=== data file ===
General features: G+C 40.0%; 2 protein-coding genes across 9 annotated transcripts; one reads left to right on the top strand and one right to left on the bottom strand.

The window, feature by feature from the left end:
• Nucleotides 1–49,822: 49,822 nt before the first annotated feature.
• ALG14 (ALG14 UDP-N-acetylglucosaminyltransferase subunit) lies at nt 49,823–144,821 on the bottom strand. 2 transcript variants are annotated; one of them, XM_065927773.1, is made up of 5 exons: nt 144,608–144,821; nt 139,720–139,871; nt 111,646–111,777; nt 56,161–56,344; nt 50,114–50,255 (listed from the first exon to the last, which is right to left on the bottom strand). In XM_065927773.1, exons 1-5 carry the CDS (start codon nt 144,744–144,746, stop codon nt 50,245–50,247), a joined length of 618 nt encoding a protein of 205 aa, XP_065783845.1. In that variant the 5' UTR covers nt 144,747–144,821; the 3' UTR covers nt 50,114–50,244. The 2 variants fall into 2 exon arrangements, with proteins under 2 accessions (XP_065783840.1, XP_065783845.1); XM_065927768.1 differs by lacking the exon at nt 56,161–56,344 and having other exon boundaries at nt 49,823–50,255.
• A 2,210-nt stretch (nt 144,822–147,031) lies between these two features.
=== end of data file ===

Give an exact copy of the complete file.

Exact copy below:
General features: G+C 40.0%; 2 protein-coding genes across 9 annotated transcripts; one reads left to right on the top strand and one right to left on the bottom strand.

The window, feature by feature from the left end:
• Nucleotides 1–49,822: 49,822 nt before the first annotated feature.
• ALG14 (ALG14 UDP-N-acetylglucosaminyltransferase subunit) lies at nt 49,823–144,821 on the bottom strand. 2 transcript variants are annotated; one of them, XM_065927773.1, is made up of 5 exons: nt 144,608–144,821; nt 139,720–139,871; nt 111,646–111,777; nt 56,161–56,344; nt 50,114–50,255 (listed from the first exon to the last, which is right to left on the bottom strand). In XM_065927773.1, exons 1-5 carry the CDS (start codon nt 144,744–144,746, stop codon nt 50,245–50,247), a joined length of 618 nt encoding a protein of 205 aa, XP_065783845.1. In that variant the 5' UTR covers nt 144,747–144,821; the 3' UTR covers nt 50,114–50,244. The 2 variants fall into 2 exon arrangements, with proteins under 2 accessions (XP_065783840.1, XP_065783845.1); XM_065927768.1 differs by lacking the exon at nt 56,161–56,344 and having other exon boundaries at nt 49,823–50,255.
• A 2,210-nt stretch (nt 144,822–147,031) lies between these two features.